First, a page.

A response to Robert Richie and Steven Hill's "The Case for Proportional Representation"Rep. Cynthia McKinney
In 1992, I experienced first-hand what it meant to largely rural African-Americans in Georgia for the first time in their lives to have a real hope of electing their candidate of choice to Congress. In 1996, my redesigned, now white-majority district returned many of my former constituents back to the old southern districts and left me, in the opinion of many analysts, little more than political road-kill. Contrary to the naysayers, I was able to win re-election in a tough campaign that demanded both great mobilization of African-American voters and sustained outreach to open-minded white constituents who had a chance to learn about me as an incumbent representative. "Fair representation of racial minorities" sounds good on paper, but believe me, it's far better in the real political world.
My experiences in mobilizing voters to win and then keep a seat in Congress helped me see that the reason for our low voter turnout and restless electorate go beyond a lack of reform in our campaign finance and lobbying systems. Voter choices on election day are usually so limited that when Americans find themselves going to the polls, all too often it is to vote against a candidate rather than for one. In a multi-member district with proportional representation, voters would have a chance to choose among a range of viable candidates. A voter could likely support and elect a candidate who agreed with her on her issues of greatest concern--abortion rights, perhaps, or tax policy or child care--rather than having to settle for a lesser of two evils. I work hard to represent everyone in my district, but I have no illusions; a large number of my constituents would prefer another representative. And as the only congresswoman from Georgia and the only black woman representative from the deep South states of South Carolina, Georgia, Alabama, Mississippi and Louisiana, I feel an obligation to speak for many people outside my district. It is no different for my fellow Georgian Newt Gingrich and many other House Members. PR would allow elections to be based on this reality, rather than the fallacy that Members speak only for the people in their districts.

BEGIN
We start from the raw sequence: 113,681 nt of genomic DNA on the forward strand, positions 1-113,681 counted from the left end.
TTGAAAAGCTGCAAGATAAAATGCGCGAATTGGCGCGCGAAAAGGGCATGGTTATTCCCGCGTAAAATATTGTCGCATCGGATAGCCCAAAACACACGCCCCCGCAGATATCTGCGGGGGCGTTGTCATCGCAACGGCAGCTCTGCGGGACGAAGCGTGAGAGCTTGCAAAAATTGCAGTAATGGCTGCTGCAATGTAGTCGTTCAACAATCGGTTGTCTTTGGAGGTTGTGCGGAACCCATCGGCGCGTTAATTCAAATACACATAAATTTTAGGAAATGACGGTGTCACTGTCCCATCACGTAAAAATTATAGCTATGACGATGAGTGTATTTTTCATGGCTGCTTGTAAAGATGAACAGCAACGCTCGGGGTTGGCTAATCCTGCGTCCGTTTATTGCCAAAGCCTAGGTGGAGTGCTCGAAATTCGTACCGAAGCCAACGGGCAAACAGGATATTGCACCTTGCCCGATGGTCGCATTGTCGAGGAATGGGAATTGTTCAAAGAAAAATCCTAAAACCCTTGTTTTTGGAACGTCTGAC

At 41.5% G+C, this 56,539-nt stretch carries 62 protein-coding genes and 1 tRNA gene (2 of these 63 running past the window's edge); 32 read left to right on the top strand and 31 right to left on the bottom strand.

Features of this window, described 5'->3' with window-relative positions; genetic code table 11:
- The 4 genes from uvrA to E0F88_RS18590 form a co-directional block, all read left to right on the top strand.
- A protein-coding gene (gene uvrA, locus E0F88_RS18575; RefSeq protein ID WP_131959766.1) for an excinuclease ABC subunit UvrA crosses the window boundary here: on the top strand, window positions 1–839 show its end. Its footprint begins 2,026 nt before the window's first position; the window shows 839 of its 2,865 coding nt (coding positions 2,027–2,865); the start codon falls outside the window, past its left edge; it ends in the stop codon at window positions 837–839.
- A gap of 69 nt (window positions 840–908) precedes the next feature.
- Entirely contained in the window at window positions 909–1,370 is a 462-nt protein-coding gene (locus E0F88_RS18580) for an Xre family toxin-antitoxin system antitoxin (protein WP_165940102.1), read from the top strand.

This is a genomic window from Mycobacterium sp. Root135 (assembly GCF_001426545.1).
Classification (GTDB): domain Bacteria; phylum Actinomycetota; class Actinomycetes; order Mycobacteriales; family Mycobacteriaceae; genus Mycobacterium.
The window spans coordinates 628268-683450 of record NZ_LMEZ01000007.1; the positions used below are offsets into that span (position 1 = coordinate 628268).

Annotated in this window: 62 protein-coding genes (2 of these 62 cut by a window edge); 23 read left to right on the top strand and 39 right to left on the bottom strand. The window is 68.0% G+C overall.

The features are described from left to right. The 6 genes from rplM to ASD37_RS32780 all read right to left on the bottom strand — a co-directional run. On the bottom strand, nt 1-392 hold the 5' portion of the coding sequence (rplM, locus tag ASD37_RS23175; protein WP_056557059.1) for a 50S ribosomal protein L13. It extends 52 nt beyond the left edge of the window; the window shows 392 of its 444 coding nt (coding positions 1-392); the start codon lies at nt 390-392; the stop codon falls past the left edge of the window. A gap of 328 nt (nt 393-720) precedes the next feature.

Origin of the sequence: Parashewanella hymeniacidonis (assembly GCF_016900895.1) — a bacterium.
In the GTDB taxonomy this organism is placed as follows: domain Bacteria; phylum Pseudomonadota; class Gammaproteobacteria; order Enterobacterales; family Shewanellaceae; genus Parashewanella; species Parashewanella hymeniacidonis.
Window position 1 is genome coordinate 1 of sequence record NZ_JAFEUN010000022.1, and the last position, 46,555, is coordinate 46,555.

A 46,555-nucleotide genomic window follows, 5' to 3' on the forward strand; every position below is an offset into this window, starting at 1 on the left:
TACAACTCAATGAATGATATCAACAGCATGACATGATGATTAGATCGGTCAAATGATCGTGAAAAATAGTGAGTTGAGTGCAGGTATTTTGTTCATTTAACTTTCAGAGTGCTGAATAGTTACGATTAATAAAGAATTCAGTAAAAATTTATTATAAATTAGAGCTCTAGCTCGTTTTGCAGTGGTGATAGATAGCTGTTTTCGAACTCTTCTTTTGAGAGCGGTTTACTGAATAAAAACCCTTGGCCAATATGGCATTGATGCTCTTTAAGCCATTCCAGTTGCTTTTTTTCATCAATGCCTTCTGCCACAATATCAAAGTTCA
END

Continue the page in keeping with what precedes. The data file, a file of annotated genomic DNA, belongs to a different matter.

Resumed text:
My experience in the 1990s certainly underlines the fact that districts are a construct of politics, not geography. The Rehnquist Supreme Court has argued that the politics of districting allow districts to be gerrymandered "bizarrely" to protect white incumbents, but not to promote representation of black and minority voters. Rob Richie and Steven Hill are right on target when they suggest that redistricting allows legislators to choose their constituents before their constituents choose them. Critics of race-conscious districting who suggest that race is the only cause of gerrymandering--and only a problem if blacks become a majority in a district--are either astoundingly naive or dangerously manipulative. Whatever tools were used in 1991-92 to draw black-majority districts were applied with far greater vigor to create "safe" districts to protect white incumbents from their constituents.
Most of the democratic world long ago abandoned one-seat district representation. In 1996, South Africa cemented its rejection of one-seat districts when President Nelson Mandela signed a new constitution with a requirement for proportional representation. It is impressive that 33 of the world's 36 major, full-fledged democracies use forms of PR.